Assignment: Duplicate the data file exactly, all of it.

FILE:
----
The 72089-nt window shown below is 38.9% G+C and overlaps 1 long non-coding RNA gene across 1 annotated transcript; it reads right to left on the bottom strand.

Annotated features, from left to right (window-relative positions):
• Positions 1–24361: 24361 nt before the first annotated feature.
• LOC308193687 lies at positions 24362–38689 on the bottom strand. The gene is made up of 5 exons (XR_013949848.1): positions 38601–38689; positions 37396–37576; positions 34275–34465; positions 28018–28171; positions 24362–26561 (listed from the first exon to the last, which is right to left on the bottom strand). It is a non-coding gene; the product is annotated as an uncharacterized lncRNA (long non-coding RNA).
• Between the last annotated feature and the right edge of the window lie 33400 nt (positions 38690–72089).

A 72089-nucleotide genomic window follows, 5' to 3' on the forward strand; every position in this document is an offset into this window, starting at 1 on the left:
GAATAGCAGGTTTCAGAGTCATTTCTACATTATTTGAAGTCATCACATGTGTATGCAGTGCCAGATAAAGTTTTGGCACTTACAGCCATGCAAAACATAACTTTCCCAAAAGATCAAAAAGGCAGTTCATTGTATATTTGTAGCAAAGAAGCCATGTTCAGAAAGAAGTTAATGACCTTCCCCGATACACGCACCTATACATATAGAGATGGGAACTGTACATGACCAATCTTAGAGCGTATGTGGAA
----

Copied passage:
The 72089-nt window shown below is 38.9% G+C and overlaps 1 long non-coding RNA gene across 1 annotated transcript; it reads right to left on the bottom strand.

Annotated features, from left to right (window-relative positions):
• Positions 1–24361: 24361 nt before the first annotated feature.
• LOC308193687 lies at positions 24362–38689 on the bottom strand. The gene is made up of 5 exons (XR_013949848.1): positions 38601–38689; positions 37396–37576; positions 34275–34465; positions 28018–28171; positions 24362–26561 (listed from the first exon to the last, which is right to left on the bottom strand). It is a non-coding gene; the product is annotated as an uncharacterized lncRNA (long non-coding RNA).
• Between the last annotated feature and the right edge of the window lie 33400 nt (positions 38690–72089).

A 72089-nucleotide genomic window follows, 5' to 3' on the forward strand; every position in this document is an offset into this window, starting at 1 on the left:
GAATAGCAGGTTTCAGAGTCATTTCTACATTATTTGAAGTCATCACATGTGTATGCAGTGCCAGATAAAGTTTTGGCACTTACAGCCATGCAAAACATAACTTTCCCAAAAGATCAAAAAGGCAGTTCATTGTATATTTGTAGCAAAGAAGCCATGTTCAGAAAGAAGTTAATGACCTTCCCCGATACACGCACCTATACATATAGAGATGGGAACTGTACATGACCAATCTTAGAGCGTATGTGGAA